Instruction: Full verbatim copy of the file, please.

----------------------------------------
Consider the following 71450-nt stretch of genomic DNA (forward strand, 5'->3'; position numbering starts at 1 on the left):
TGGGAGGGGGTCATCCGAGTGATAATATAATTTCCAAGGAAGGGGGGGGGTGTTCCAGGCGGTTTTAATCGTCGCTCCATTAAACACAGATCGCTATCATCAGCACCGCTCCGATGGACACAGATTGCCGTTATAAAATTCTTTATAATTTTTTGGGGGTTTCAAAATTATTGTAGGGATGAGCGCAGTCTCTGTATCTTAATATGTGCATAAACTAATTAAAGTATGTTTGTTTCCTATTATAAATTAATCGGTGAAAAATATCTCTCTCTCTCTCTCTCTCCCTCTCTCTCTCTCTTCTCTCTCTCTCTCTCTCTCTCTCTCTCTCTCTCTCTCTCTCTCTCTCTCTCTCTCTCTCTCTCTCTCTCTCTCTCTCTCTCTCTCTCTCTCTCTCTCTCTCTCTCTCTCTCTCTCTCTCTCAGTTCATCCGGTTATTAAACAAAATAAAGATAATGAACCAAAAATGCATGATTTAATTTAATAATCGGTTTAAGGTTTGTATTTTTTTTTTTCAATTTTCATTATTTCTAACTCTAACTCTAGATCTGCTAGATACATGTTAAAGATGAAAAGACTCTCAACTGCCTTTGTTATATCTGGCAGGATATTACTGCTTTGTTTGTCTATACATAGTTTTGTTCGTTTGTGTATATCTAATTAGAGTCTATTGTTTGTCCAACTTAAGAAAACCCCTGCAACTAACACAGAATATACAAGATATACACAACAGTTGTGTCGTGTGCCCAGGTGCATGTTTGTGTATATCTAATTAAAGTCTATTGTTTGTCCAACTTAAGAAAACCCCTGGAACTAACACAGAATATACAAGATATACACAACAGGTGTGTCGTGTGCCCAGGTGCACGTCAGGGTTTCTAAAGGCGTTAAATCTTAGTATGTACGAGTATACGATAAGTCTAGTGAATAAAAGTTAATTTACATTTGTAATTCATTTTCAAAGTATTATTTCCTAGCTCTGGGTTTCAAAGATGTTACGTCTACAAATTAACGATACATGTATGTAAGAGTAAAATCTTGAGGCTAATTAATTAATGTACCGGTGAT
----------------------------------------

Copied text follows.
Consider the following 71450-nt stretch of genomic DNA (forward strand, 5'->3'; position numbering starts at 1 on the left):
TGGGAGGGGGTCATCCGAGTGATAATATAATTTCCAAGGAAGGGGGGGGGTGTTCCAGGCGGTTTTAATCGTCGCTCCATTAAACACAGATCGCTATCATCAGCACCGCTCCGATGGACACAGATTGCCGTTATAAAATTCTTTATAATTTTTTGGGGGTTTCAAAATTATTGTAGGGATGAGCGCAGTCTCTGTATCTTAATATGTGCATAAACTAATTAAAGTATGTTTGTTTCCTATTATAAATTAATCGGTGAAAAATATCTCTCTCTCTCTCTCTCTCCCTCTCTCTCTCTCTTCTCTCTCTCTCTCTCTCTCTCTCTCTCTCTCTCTCTCTCTCTCTCTCTCTCTCTCTCTCTCTCTCTCTCTCTCTCTCTCTCTCTCTCTCTCTCTCTCTCTCTCTCTCTCTCTCTCTCTCTCAGTTCATCCGGTTATTAAACAAAATAAAGATAATGAACCAAAAATGCATGATTTAATTTAATAATCGGTTTAAGGTTTGTATTTTTTTTTTTCAATTTTCATTATTTCTAACTCTAACTCTAGATCTGCTAGATACATGTTAAAGATGAAAAGACTCTCAACTGCCTTTGTTATATCTGGCAGGATATTACTGCTTTGTTTGTCTATACATAGTTTTGTTCGTTTGTGTATATCTAATTAGAGTCTATTGTTTGTCCAACTTAAGAAAACCCCTGCAACTAACACAGAATATACAAGATATACACAACAGTTGTGTCGTGTGCCCAGGTGCATGTTTGTGTATATCTAATTAAAGTCTATTGTTTGTCCAACTTAAGAAAACCCCTGGAACTAACACAGAATATACAAGATATACACAACAGGTGTGTCGTGTGCCCAGGTGCACGTCAGGGTTTCTAAAGGCGTTAAATCTTAGTATGTACGAGTATACGATAAGTCTAGTGAATAAAAGTTAATTTACATTTGTAATTCATTTTCAAAGTATTATTTCCTAGCTCTGGGTTTCAAAGATGTTACGTCTACAAATTAACGATACATGTATGTAAGAGTAAAATCTTGAGGCTAATTAATTAATGTACCGGTGAT